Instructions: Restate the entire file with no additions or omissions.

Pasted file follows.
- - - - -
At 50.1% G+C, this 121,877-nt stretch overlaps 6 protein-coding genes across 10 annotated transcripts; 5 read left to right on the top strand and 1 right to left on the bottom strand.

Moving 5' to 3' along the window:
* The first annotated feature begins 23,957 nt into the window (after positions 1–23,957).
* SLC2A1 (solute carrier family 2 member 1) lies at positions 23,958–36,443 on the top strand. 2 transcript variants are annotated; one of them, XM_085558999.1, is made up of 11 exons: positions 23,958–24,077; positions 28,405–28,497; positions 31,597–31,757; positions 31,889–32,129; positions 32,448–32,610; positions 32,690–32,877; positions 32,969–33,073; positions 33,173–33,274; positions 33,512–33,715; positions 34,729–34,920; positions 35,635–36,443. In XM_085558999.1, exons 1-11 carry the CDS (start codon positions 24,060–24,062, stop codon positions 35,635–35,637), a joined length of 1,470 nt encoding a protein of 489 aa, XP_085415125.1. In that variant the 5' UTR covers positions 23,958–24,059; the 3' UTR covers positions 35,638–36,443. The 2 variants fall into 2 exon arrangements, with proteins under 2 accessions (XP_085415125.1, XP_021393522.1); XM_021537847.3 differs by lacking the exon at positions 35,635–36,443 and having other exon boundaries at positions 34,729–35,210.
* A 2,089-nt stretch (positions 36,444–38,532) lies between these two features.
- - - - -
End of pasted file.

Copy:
At 50.1% G+C, this 121,877-nt stretch overlaps 6 protein-coding genes across 10 annotated transcripts; 5 read left to right on the top strand and 1 right to left on the bottom strand.

Moving 5' to 3' along the window:
* The first annotated feature begins 23,957 nt into the window (after positions 1–23,957).
* SLC2A1 (solute carrier family 2 member 1) lies at positions 23,958–36,443 on the top strand. 2 transcript variants are annotated; one of them, XM_085558999.1, is made up of 11 exons: positions 23,958–24,077; positions 28,405–28,497; positions 31,597–31,757; positions 31,889–32,129; positions 32,448–32,610; positions 32,690–32,877; positions 32,969–33,073; positions 33,173–33,274; positions 33,512–33,715; positions 34,729–34,920; positions 35,635–36,443. In XM_085558999.1, exons 1-11 carry the CDS (start codon positions 24,060–24,062, stop codon positions 35,635–35,637), a joined length of 1,470 nt encoding a protein of 489 aa, XP_085415125.1. In that variant the 5' UTR covers positions 23,958–24,059; the 3' UTR covers positions 35,638–36,443. The 2 variants fall into 2 exon arrangements, with proteins under 2 accessions (XP_085415125.1, XP_021393522.1); XM_021537847.3 differs by lacking the exon at positions 35,635–36,443 and having other exon boundaries at positions 34,729–35,210.
* A 2,089-nt stretch (positions 36,444–38,532) lies between these two features.